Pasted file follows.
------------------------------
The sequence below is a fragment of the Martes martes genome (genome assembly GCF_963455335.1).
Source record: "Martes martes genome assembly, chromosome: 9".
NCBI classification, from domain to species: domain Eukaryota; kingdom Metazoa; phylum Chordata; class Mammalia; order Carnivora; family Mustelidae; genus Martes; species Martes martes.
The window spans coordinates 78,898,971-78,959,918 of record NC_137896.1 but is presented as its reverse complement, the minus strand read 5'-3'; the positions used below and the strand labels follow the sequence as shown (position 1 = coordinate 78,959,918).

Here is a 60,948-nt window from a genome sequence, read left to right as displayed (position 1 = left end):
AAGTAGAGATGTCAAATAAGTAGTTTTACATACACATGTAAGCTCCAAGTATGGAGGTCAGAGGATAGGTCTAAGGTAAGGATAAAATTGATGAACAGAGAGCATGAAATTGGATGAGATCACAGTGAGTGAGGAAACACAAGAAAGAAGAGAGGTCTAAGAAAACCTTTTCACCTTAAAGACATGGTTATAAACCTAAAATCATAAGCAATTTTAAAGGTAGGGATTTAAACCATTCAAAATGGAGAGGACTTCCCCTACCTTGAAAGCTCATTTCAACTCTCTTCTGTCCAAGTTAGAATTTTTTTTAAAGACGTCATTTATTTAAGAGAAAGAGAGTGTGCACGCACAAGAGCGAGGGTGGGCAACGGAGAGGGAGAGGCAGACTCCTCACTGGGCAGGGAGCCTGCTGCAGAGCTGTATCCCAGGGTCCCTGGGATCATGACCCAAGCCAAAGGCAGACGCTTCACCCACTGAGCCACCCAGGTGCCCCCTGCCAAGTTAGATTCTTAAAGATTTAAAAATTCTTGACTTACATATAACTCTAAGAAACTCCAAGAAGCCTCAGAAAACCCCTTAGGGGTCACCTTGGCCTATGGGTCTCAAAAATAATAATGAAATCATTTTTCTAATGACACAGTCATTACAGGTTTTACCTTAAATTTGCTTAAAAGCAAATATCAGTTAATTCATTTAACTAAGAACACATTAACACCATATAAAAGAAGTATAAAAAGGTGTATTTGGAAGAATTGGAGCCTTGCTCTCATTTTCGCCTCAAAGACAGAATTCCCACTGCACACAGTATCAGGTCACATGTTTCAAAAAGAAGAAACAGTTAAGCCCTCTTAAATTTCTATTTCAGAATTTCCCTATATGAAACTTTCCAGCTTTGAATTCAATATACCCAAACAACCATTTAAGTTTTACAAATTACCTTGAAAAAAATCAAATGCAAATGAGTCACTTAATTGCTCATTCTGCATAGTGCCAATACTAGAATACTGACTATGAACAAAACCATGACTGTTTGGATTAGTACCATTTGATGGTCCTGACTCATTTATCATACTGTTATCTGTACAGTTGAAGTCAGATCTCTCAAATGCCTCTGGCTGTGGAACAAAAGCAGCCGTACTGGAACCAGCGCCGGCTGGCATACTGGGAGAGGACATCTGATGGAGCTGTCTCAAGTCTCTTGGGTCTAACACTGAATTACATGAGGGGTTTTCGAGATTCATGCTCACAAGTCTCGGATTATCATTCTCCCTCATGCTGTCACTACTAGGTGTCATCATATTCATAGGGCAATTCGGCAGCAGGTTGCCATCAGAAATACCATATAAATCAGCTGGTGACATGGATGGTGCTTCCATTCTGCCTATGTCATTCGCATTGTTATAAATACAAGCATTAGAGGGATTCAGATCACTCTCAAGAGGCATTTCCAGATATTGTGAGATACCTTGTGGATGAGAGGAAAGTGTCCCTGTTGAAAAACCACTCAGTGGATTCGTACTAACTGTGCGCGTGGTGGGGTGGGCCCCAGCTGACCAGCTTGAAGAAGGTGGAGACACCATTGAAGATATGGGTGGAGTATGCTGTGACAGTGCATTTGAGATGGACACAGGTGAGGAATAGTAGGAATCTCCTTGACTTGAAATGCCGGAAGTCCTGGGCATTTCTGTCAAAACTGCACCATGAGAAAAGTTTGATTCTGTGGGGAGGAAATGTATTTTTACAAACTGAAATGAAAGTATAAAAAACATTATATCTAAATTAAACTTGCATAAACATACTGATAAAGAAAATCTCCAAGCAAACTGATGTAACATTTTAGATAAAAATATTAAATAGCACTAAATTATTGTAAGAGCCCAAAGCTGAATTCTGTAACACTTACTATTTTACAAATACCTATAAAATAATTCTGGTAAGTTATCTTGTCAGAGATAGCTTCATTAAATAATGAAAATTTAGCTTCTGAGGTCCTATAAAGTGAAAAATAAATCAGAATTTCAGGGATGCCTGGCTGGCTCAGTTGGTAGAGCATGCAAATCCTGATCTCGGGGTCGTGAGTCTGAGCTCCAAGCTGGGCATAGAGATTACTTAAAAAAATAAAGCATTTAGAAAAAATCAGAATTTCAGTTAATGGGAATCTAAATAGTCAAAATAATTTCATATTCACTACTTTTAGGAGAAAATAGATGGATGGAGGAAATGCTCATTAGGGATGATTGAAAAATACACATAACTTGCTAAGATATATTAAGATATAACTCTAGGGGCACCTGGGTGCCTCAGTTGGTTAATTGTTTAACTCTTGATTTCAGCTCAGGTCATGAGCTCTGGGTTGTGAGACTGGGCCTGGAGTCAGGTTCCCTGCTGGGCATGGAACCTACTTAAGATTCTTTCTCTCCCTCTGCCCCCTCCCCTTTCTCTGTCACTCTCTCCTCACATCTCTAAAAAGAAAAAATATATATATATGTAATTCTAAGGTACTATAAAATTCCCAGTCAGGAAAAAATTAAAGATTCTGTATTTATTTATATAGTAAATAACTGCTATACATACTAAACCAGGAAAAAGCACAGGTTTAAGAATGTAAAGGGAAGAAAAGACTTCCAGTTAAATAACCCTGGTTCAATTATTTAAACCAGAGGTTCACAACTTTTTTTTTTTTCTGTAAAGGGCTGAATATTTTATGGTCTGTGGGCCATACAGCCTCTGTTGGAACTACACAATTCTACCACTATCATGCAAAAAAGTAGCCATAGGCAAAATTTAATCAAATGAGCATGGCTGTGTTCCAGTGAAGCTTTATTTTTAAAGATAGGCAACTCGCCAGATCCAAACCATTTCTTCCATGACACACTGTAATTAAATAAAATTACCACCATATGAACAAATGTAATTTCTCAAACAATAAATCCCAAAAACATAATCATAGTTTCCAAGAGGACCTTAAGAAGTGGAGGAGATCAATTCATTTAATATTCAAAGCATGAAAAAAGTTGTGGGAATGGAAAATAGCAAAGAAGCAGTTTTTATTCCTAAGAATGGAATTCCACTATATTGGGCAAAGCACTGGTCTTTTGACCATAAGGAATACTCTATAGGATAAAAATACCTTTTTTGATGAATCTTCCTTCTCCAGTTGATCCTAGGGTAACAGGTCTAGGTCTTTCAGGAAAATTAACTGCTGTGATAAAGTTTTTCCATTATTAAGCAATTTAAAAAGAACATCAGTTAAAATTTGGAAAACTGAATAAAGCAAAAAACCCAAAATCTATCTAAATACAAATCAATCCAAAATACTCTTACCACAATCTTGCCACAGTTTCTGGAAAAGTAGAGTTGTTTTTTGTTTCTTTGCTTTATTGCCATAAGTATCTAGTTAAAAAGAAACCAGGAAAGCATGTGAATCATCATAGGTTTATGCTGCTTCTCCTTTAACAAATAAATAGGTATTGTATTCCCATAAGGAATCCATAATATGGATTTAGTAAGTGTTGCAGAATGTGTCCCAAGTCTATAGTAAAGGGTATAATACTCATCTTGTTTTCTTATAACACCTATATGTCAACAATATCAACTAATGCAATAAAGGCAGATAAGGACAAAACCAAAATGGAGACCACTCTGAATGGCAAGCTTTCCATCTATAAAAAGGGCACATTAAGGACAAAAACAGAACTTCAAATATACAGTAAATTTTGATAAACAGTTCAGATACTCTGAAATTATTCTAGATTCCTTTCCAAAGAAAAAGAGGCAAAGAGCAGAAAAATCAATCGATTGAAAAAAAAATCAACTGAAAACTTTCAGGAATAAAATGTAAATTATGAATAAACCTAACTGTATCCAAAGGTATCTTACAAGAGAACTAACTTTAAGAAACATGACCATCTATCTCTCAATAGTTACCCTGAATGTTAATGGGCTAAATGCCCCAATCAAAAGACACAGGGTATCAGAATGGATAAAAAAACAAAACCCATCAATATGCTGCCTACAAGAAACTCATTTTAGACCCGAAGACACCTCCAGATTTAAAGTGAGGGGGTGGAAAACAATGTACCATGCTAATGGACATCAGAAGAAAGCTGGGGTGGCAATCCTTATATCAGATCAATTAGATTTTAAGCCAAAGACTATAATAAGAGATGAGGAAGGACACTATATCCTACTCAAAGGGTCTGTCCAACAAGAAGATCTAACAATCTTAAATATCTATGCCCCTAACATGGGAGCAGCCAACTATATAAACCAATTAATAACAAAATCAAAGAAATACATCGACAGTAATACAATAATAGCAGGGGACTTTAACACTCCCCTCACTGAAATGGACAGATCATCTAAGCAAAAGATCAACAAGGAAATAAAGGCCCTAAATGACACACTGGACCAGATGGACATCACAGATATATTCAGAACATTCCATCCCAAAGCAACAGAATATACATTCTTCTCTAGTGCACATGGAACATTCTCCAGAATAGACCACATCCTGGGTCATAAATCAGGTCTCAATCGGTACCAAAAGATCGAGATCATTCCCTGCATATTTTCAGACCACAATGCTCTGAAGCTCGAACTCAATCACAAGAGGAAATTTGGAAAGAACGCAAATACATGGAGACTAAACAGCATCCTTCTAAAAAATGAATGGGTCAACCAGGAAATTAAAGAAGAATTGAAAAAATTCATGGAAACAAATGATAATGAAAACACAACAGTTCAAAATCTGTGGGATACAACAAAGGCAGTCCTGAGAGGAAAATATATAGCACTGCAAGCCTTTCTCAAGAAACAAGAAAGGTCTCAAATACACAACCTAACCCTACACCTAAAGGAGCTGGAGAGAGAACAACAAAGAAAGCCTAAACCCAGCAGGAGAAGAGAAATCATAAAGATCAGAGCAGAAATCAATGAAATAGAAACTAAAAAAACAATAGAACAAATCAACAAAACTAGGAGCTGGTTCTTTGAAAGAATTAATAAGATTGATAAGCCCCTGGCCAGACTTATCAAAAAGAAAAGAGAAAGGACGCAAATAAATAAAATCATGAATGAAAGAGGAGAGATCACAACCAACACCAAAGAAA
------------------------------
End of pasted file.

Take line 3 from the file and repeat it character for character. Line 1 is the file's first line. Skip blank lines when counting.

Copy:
NCBI classification, from domain to species: domain Eukaryota; kingdom Metazoa; phylum Chordata; class Mammalia; order Carnivora; family Mustelidae; genus Martes; species Martes martes.